Sep 05, 2019 (IAM Newswire via COMTEX) -- While yet another data leak threatens to derail the Facebook privacy public relations campaign, Google, Microsoft and Twitter are also dealing with their own set of performance issues.
Earlier this year, Facebook Inc. /zigman2/quotes/205064656/composite FB -0.12% quietly confirmed that millions of unencrypted Instagram passwords had been stored in plain text online so the new out breach really couldn’t have come at a worse time for Facebook. The company confirmed Wednesday its data breach that exposed phone numbers of 419M users. Zack Whittaker revealed that multiple databases across several geographies included 133 million records on U.S.-based users, 18 million from the U.K., and more than 50 million records from Vietnam. TechCrunch reported that the online server where the information was stored was not password protected.
The records were likely amassed using a tool that Facebook disabled in April 2018 in the aftermath of the Cambridge Analytica controversy when the company announced it was making changes to better protect people's information. The revelations showed how Facebook's lax approach to privacy had allowed a political consultancy to obtain personal information from tens of millions of profiles. However, Facebook's spokesperson insists that data was old and that there is no evidence that Facebook accounts were compromised." Facebook acknowledged in 2018 that they know they have more work to do, and this massive and quite embarrassing leak only confirms it.
Yet the company has remained strong despite its intensifying competitors, but the impact of these blows remains to be seen. It wasn't not a good summer for the social media pioneer, also considering the July's $5 billion penalty it settled with The Federal Trade Commission (FTC). But this company surely had no shortage of controversies since its inception. And strangely, its users and investors weren't scared off. Even when the scandal first broke in March 2018, its stock quickly recovered and the business model wasn’t adversely affected. Investors simply count on costs of going forward. Even if these privacy issues damage its bottom line considering 98% of Facebook's revenues come from ads, the company has already shown the strength and perseverance of its brand.
Things aren't boring at Microsoft Corporation /zigman2/quotes/207732364/composite MSFT -1.06% either as the company issued also on Wednesday a new warning regarding its new Windows 10 that definitely continues to be a minefield for users. Strangely, the company choose to make the announcement only on Twitter! So, the bug is out but only Twitter users were deemed worthy to be addressed. For a bug which can consume almost half the PC's CPU and waste a significant portion of battery life, that seems like an odd decision to make. In April, Microsoft promised to up its game but last month users have seen Windows 10 updates run aground and updates break Bluetooth connections. In August, Microsoft also acknowledged new dents and vulnerabilities in every version of Windows 10 and that even two Steam exploits were able to compromise Windows security. It would be a shame for poor customer service to jeopardize the company's positive trend and expanding net margin. As a reminder, Microsoft's growth in the Intelligent Cloud business made its stock go up by 231% over the last five years.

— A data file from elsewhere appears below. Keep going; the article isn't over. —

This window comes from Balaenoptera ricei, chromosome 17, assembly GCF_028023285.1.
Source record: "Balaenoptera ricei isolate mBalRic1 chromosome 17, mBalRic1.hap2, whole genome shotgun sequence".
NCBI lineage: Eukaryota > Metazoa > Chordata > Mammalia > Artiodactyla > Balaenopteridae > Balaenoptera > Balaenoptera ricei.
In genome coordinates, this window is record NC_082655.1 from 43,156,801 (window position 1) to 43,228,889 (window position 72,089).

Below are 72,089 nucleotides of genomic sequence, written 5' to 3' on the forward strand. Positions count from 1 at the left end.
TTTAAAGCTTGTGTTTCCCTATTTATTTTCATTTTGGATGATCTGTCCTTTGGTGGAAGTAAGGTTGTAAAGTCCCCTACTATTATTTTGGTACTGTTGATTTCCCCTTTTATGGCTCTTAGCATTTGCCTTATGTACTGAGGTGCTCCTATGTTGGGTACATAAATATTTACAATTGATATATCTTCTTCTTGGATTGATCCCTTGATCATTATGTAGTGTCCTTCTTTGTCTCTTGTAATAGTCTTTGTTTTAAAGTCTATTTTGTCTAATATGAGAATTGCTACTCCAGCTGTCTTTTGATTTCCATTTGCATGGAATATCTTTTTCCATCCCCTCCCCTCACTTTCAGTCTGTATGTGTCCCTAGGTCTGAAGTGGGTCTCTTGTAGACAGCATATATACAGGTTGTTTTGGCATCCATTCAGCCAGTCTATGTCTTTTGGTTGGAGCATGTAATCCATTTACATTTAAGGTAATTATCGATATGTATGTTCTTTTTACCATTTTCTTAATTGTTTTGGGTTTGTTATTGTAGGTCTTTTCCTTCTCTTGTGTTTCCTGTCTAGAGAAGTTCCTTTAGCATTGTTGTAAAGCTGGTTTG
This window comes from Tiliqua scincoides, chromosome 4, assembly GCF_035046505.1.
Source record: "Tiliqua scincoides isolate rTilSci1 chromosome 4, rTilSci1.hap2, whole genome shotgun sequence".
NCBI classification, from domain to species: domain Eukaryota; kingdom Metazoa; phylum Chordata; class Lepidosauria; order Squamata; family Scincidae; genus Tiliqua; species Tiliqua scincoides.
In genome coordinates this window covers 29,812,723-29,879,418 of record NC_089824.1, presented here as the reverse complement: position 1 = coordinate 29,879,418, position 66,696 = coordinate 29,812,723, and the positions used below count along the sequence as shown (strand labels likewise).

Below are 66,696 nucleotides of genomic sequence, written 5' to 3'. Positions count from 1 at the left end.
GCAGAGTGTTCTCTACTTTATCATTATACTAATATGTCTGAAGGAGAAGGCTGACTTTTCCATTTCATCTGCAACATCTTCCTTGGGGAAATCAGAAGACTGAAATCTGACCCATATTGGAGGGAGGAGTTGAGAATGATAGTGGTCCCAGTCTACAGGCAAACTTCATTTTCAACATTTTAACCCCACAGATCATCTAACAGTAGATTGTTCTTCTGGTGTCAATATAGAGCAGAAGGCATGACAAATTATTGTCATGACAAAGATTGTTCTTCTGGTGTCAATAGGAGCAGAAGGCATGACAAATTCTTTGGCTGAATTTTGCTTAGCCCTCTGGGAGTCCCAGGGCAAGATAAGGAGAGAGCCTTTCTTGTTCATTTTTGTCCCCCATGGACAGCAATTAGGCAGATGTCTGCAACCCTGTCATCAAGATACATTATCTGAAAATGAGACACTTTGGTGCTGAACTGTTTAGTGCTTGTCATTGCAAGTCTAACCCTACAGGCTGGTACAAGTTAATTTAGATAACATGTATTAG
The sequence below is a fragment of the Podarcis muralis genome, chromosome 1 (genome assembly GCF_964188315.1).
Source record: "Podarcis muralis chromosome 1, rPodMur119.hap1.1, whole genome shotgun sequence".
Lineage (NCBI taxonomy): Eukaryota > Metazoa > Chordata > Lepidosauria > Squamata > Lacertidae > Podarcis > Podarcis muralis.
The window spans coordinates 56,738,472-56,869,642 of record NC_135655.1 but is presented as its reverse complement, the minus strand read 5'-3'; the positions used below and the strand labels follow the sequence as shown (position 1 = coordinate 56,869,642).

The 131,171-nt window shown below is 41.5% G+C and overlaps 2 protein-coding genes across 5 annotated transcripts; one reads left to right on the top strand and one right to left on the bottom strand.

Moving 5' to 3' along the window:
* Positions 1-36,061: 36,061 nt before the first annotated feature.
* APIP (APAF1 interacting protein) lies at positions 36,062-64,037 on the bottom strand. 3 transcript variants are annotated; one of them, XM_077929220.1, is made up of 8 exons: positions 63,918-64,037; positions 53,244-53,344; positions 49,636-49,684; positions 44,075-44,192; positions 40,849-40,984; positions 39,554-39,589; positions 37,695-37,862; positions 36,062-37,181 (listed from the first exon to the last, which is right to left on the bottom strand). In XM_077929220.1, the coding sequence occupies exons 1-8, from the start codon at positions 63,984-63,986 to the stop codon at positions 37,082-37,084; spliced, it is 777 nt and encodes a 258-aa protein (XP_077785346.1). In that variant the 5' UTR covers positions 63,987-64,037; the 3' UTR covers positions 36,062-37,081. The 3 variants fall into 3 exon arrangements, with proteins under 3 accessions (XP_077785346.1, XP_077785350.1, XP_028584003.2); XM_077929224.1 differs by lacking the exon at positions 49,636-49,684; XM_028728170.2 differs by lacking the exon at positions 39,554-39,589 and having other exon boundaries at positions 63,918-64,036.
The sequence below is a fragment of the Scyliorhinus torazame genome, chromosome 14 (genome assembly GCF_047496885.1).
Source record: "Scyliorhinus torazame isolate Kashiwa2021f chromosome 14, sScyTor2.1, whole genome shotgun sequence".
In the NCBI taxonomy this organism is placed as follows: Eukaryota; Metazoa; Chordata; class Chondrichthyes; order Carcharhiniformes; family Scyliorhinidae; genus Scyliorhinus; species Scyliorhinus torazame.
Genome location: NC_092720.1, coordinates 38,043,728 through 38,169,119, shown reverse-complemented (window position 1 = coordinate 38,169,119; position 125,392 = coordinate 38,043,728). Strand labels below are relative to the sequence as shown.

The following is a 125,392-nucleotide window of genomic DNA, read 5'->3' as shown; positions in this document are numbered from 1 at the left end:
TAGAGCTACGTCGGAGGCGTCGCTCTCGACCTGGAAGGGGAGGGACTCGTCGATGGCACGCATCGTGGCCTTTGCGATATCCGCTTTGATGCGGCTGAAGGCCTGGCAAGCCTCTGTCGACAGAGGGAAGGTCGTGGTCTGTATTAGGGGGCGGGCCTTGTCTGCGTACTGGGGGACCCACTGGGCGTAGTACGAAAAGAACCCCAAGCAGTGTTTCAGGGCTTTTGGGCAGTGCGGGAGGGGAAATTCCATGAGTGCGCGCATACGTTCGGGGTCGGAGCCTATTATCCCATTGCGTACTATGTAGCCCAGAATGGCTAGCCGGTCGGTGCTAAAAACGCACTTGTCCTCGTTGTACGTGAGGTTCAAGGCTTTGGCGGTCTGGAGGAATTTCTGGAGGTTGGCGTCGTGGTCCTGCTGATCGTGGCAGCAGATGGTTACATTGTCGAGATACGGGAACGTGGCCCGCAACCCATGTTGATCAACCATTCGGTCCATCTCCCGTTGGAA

Twitter /zigman2/quotes/203180645/composite TWTR -0.57% on Wednesday also announced that it was temporarily disabling the ability for users to send tweets through SMS, or text messages, due to "vulnerabilities that need to be addressed by mobile carriers" or simply because its CEO's account was hacked. Hopefully, they'll resolve these privacy issues soon not to break their more than favorable two-year track as the company's stock has been silently making gains under the media radar. Moreover, the company surpassed both its Q1 and Q2 earnings estimates in 2019. Its worst times definitely seem behind, all the way in 2016, as Twitter is now thought of by many analysts as undervalued. Privacy issues aside, the current positive trend shows Twitter is just warming up.
Also on Wednesday, Google /zigman2/quotes/202490156/composite GOOGL +0.61% reached a settlement with FTC to pay the largest ever penalty of $170 million under the Children's Online Protection Act to settle accusations that YouTube broke the law when collected user information from kids to fuel its behavioral advertising business. Things have gone south for Google since The Data Protection Commission started investigating its practices in May. There's also new evidence submitted to Irish regulators, suggesting that the company is using hidden web pages and secretly feeding personal data to advertisers. If true, this would mean that Google is undermining its own policies and circumventing EU privacy regulations that require consent and transparency. In response, Google said Wednesday it doesn’t serve “personalized ads or send bid requests to bidders without user consent."
Google claims to be investing in systems to detect phishing and hacking attempts so they can identify foreign interference on its platforms and protect candidates' campaigns from digital attacks. Yet new evidence suggests that Google could be "exploiting personal data without sufficient control or concern over data protection".
Although we still don't know if the government is up to the task of regulating these giants, it's safe to say all of them have a lot to work on as these are the companies who really need to lead by example. The truth is that data gets forgotten about and mistakes can happen - but it seems these giants might be using up their credit.